Calculating and Understanding Mutual Fund(SIP) Return and Comparing to Bank RD

POSTED BY ON August 7, 2011 2:42 pm COMMENTS (5)

Suppose I start a monthly SIP of Rs.1000 in a mutual fund and it gives me 25.33% annualized SIP return after 10 years what does it mean?Does it mean 25.33%/10= 2.533% return per year?

SBI offers RD @ 9.25% for 10years(Source:http://www.statebankofindia.com/user.htm).It appears to be better option if the mf return is 2.533% per year.

I have seen some complex mathematical formula to calculate total return of a mf in some sites.Can anybody explain in layman’s terms?

I know mf investments are not risk free and I am not afraid to take it.My concern is if it is worth the risk?Thanks in advance.

5 replies on this article “Calculating and Understanding Mutual Fund(SIP) Return and Comparing to Bank RD”

1. Trishit Ray says:

2. Trishit Ray says:

Thank you for answering so clearly.It appears that investing in mf SIP is worth taking the risk.I hope your answer has cleared the doubts of many beginners like me.
As I mentioned I am not afraid to take the risk and I am not looking for guaranteed returns( for this I would have been happier with bank fd/rd and never asked the question).In the question I have used the 10 years annualized return of Franklin India Bluechip which is a large cap fund.I know past performances are only indicative and not conclusive.I think 10-12% annualized return is quite achievable in 10years if one chooses the funds carefully.
Regards.

1. Ramesh says:

For long periods of investment, it has been time and again shown that equity as an asset class gives you the best return.

On the contrary, when does it not give returns:
1. When there is very less diversification. Say 5 stocks only. Then, atleast one of the stock is having 20% of your stock portfolio, and if it goes bust because of fudged accounts (eg Satyam, Enron in US) or because of association with scams directly (eg Money Matters FS) or indirectly (recent Adani and Jindal stocks), your portfolio suffers severely. So what is the lesson here, Have a proper diversification within equities. Proper in terms of sectors, caps, time (SIP does this, staggered lumpsums also does this), even countries, if possible.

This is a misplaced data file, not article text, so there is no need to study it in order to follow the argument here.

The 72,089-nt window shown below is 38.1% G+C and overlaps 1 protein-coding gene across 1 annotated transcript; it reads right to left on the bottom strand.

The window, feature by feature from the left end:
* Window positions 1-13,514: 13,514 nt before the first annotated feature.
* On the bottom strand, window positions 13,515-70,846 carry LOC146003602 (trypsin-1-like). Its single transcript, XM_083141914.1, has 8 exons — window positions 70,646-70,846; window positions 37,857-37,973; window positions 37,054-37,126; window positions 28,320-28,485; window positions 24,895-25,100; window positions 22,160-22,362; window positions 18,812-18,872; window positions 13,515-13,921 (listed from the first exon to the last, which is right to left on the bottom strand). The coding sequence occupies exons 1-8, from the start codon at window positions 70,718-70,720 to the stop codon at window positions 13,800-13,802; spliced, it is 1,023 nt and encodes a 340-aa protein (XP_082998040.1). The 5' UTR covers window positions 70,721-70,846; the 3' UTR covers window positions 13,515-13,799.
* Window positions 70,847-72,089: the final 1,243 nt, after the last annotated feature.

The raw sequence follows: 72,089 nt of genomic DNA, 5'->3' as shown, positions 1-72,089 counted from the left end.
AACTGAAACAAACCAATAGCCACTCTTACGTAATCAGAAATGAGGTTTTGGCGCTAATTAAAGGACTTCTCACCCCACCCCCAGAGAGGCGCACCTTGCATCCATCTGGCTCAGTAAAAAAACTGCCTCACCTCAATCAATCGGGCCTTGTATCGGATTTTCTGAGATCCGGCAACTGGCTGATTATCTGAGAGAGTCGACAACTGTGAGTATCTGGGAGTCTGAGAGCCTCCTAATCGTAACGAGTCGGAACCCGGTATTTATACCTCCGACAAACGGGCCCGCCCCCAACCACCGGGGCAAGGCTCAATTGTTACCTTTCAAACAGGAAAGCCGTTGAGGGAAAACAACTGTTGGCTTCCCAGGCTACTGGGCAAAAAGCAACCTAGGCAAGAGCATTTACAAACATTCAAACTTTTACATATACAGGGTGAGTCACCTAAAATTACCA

2. People tend to have a herd mentality. When the markets are rising, they will invest at any level. When the markets are falling, they will sell at any level. So most people tend to invest at high levels and sell at lower ones. Remedy: Have a written investment system on how will you behave and what are your purposes. Understand investment and speculation differences, and dont mix them. A regular SIP helps you there. Dont stop the SIPs because of fall of markets, that is actually the better time to invest.
3. An overdiversification (eg, having 10 equity MFs) also gives you lesser returns. How? An overly diversified portfolio gives you a near index-like return but at the cost of active management fees of 2-2.5%. So over a long period of time, your total return will lag the index. By not much, though.
4. Again, the lesson is have an optimum number of MF. In my opinion, 2-4 different styled MF are enough.

Equity MF give you a proper diversified (provided they are not thematic/sectoral/capped) basket of stocks, at a quite reasonable management fees. Make use of them.
Keep learning. keep investing.
Ramesh

3. Ramesh says:

In mathematical terms, a monthly investment of 1000 per month for 10 years will:
1. @ 25.3% annualized return will give you 5.3 lakhs (vs total investment of 1.2 lakhs).
2. @ 9% annualized return will give you 1.9 lakhs (vs total investment of 1.2 lakhs).

Also, remember, the return in a MF is not guaranteed, while in SBI it is fairly certain (because of its AAA rating) 😉

Over a long period of time, do not expect such a high return, it is an anomaly. Over the last 20 years, the sensex has provided 17% returns!!

4. moneysights.com says:

@Trishit Ray,

Annualized returns of 25.33% would mean 25.33% every year. Its not 2.533%! The way banks communicate thier FD rates per year, Equity MFs also communicate yearly returns. But since they don’t offer guarantee, are meant for long-term & tend to be volatile, they typically communicate CAGR (i.e. compounded annual growth-rate), also called annualized returns.

We at moneysights.com observed that most people tend to interpret this incorrectly as you did. Hence we communicate it as YOY i.e. Year-on-Year returns. So at moneysights, you will never see CAGR or annualized returns as a term 🙂

Hope this helps.

Thanks!

Santosh Navlani | moneysights.com

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